Innovative Approaches to Early Childhood Education for Sustainability case studies from the field

Robert Barratt, Elisabeth Barratt Hacking, Pat Black

Research output: Chapter or section in a book/report/conference proceedingChapter or section

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This chapter sets out to critique the extent to which the education policy context in England for the Early Years Foundation Stage (EYFS) 2012 (0-5 year olds) and the National Curriculum for Key Stage 1 (5-7 year olds) is able to support the opportunity for Early Childhood Education for Sustainability (ECEfS). It is argued that in recent years there has been a growing international focus on the importance of ECEfS and ‘the value of starting early with education for sustainability… even if the practice and research is yet to fully emerge’ (Davis, 2009, p228). In England this trend has led to locally inspired ECEfS projects, but there has not been a sustained national policy commitment to this essential phase and dimension of education. On the contrary, it is argued that the current standards driven agenda and the framing of the natural world by a ‘readiness for school’ agenda is undervaluing the importance of children’s access to the natural world and the opportunity to learn and develop a relationship (early values) with their environment through natural play. We define ‘natural play’ as ‘free play’ experience in the natural environment where the environment stimulates the child to think and behave as opposed to ‘structured play’ where children are directed by adults. We consider natural play as the essential foundation for Education for Sustainability (EfS) in the early years. From here, we argue that the ‘standards’ and ’readiness’ agendas leave little room for considering, with children, how to sustain an environment.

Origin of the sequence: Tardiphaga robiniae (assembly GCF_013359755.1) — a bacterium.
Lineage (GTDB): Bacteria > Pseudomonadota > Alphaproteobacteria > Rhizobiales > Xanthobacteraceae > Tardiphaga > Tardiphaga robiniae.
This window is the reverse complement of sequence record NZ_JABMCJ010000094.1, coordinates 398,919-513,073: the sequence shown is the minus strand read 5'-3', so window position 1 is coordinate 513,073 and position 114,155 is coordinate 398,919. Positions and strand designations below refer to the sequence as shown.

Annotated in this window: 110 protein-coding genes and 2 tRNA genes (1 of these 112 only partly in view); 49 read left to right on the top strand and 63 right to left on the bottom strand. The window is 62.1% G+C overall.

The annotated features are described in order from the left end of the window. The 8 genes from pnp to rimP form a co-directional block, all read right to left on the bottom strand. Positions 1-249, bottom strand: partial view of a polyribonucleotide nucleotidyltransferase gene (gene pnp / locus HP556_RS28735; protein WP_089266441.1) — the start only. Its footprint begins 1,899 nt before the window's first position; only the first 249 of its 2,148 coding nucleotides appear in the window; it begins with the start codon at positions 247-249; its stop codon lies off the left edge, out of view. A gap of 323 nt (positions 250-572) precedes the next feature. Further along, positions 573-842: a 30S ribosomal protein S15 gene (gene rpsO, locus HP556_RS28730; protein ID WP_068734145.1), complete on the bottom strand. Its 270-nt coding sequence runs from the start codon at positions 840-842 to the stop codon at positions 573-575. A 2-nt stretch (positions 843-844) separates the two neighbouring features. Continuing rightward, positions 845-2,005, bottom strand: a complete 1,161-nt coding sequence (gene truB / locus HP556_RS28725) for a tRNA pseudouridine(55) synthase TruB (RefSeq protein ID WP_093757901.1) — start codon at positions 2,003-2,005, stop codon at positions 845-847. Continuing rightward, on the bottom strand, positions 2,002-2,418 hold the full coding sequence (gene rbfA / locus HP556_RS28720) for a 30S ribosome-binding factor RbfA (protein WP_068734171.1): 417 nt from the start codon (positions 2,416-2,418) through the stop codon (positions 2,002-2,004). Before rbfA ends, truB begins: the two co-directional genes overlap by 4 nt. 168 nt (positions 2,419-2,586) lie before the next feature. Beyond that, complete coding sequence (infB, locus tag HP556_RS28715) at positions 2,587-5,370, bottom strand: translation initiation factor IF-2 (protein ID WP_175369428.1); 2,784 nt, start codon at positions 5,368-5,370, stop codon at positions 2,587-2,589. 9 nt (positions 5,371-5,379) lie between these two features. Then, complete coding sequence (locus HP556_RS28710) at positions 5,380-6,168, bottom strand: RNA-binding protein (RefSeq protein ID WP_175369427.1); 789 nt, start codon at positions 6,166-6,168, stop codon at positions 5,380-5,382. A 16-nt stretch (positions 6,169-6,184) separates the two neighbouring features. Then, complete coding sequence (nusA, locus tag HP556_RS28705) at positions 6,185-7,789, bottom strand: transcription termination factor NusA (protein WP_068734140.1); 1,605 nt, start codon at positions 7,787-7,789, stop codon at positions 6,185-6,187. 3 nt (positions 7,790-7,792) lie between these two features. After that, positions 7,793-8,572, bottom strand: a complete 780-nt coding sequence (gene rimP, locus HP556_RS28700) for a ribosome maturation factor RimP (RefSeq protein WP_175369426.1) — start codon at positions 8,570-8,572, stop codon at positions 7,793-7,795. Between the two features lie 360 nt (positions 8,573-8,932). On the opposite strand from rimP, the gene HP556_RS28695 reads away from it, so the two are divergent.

The chapter begins by providing a brief overview of the origins of early years education in England and the opportunities this affords for natural play and the education for sustainability. Four case study settings are presented; these illustrate the development of distinctive, innovative and effective ECEfS curricular that provide children with the access and opportunity to engage in, and learn through, a natural world experience. The chapter concludes by proposing ways in which the Early Years curriculum in England could be enhanced to secure the essential educational experiences needed to support children’s natural engagement with matters to do with environmental sustainability.
Original languageEnglish
Title of host publicationResearch in Early Childhood Education for Sustainability
Subtitle of host publicationInternational perspectives and provocations
EditorsJulie Davis, Sue Elliot
Place of PublicationAbingdon UK
Number of pages23
ISBN (Electronic)9781315767499
ISBN (Print)978-0-415-85448-1, 978-0-415-85449-8
Publication statusPublished - 12 Jun 2014


  • early childhood education, education for sustainability, environmental education, research, international early childhood education


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